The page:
Had this not been the first film of Cary Grant, it is likely it would have been forgotten long ago. It's pretty silly, in a number of ways. In fact, Grant himself loathed the film and the character of Stephen, who he considered to be a nitwit. Following the premiere of the film, he was afraid he would be typed as the cuckolded husband for the rest of his career. He got quite drunk, and decided to leave film entirely. However, several of his friends, including Orry-Kelly, persuaded him to stick it out. (Thank heavens). He would make a total of seven films in 1932, including Blonde Venus (starring Marlene Dietrich), Hot Saturday (with Nancy Carroll), and The Devil and the Deep (with Charles Laughton). The following year, he launched into the role of the male lead - a position he would never relinquish in his 34 year film career - in Mae West's She Done Him Wrong. For more on Grant and the film's background, see this TCM article.
It's also somewhat hard to envision the slight, balding, nebishy Roland Young as the love interest of not one, but two, women. Can one really imagine preferring him to Cary Grant? It is a stretch, but the films asks us to do so (without, I might add, much success). Young was far better used in movies such as Topper, Ruggles of Red Gap and especially Give Me Your Heart, where he played a successful suitor, but of a more age and temperament appropriate woman. Young was already 45 when the film was released, and frankly looks older. His career began on the London stage, continued into silent and talking films, the Broadway stage, and into television. In fact, his last appearances were in 1953 - the year he died - on the television show The Doctor and in the film That Man from Tangier. A gifted actor, This is the Night just does not show him to advantage.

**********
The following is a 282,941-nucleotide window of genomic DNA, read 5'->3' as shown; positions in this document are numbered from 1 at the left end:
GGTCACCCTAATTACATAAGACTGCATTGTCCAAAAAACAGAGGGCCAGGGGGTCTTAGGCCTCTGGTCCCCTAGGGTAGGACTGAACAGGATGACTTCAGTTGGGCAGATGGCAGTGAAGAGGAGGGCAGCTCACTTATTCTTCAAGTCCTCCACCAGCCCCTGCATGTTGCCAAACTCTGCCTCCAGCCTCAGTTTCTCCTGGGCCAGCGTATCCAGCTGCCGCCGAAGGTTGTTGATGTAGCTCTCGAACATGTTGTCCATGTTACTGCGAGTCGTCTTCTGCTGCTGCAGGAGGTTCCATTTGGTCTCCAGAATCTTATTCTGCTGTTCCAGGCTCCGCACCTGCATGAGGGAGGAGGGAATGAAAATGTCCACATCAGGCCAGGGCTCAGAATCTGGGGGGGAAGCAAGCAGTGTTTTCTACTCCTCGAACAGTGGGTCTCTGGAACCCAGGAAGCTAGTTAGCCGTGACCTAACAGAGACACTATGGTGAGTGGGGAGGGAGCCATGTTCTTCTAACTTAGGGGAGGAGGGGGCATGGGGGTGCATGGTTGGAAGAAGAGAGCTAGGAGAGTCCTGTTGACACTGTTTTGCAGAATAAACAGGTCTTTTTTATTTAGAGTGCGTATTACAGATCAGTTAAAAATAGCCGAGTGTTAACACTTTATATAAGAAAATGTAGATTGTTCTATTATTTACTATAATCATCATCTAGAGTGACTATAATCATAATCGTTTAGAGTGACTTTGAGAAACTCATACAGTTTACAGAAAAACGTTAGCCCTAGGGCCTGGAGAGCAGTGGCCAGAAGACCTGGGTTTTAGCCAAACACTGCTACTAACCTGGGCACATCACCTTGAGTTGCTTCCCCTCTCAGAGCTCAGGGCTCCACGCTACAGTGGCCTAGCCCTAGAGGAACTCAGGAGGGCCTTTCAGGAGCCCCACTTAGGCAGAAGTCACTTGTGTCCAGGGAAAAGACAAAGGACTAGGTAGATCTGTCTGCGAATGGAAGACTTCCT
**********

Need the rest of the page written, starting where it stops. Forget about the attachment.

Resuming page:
Lili Damita is fine as Germaine, but it's difficult to understand her attraction to Gerald, given that there is no real romance between them. Even the ending of the film has them staring into each others eyes, nary a kiss to be seen. She began her career in France, and came to America as sound burst on the scene. Her career was not especially long, and she is best remembered now for her seven year marriage to her much more renowned second husband, Errol Flynn (she was previously married to Michael Curtiz). She made her last film in 1938. Her only child, Sean Flynn disappeared in Cambodia in 1970, where he was working as a photojournalist. Damita spent several years trying to locate him, sadly to no avail. For more information on her, visit this New York Times obituary.
With all the hanky-panky in the film, it's no wonder the Hays Office complained about it. Never mind the blatant affair between Gray and Claire. The continuing motif of Claire losing her dress in public is quite risque (And given the dresses Claire almost has on, it's apparent there is nothing much under them). The entry from the AFI catalog goes into more detail on Paramount's issues with the film's content.
The film was based on a Broadway play, Naughty Cinderella, which ran from November of 1925 to February of 1926. The part of Gray was played by English actor Henry Kendall, who also appeared in a number of films, including Hitchcock's Rich and Strange. The play was also made into a silent film, Good and Naughty, with Pola Negri as Germaine and Tom Moore as Gray. We can't really recommend the film especially, but it is fun to see Cary Grant begin his illustrious career (after all, even Shakespeare had clunkers!)
A small treat: Robert Osborne introducing the film during a month-long tribute to Mr. Grant.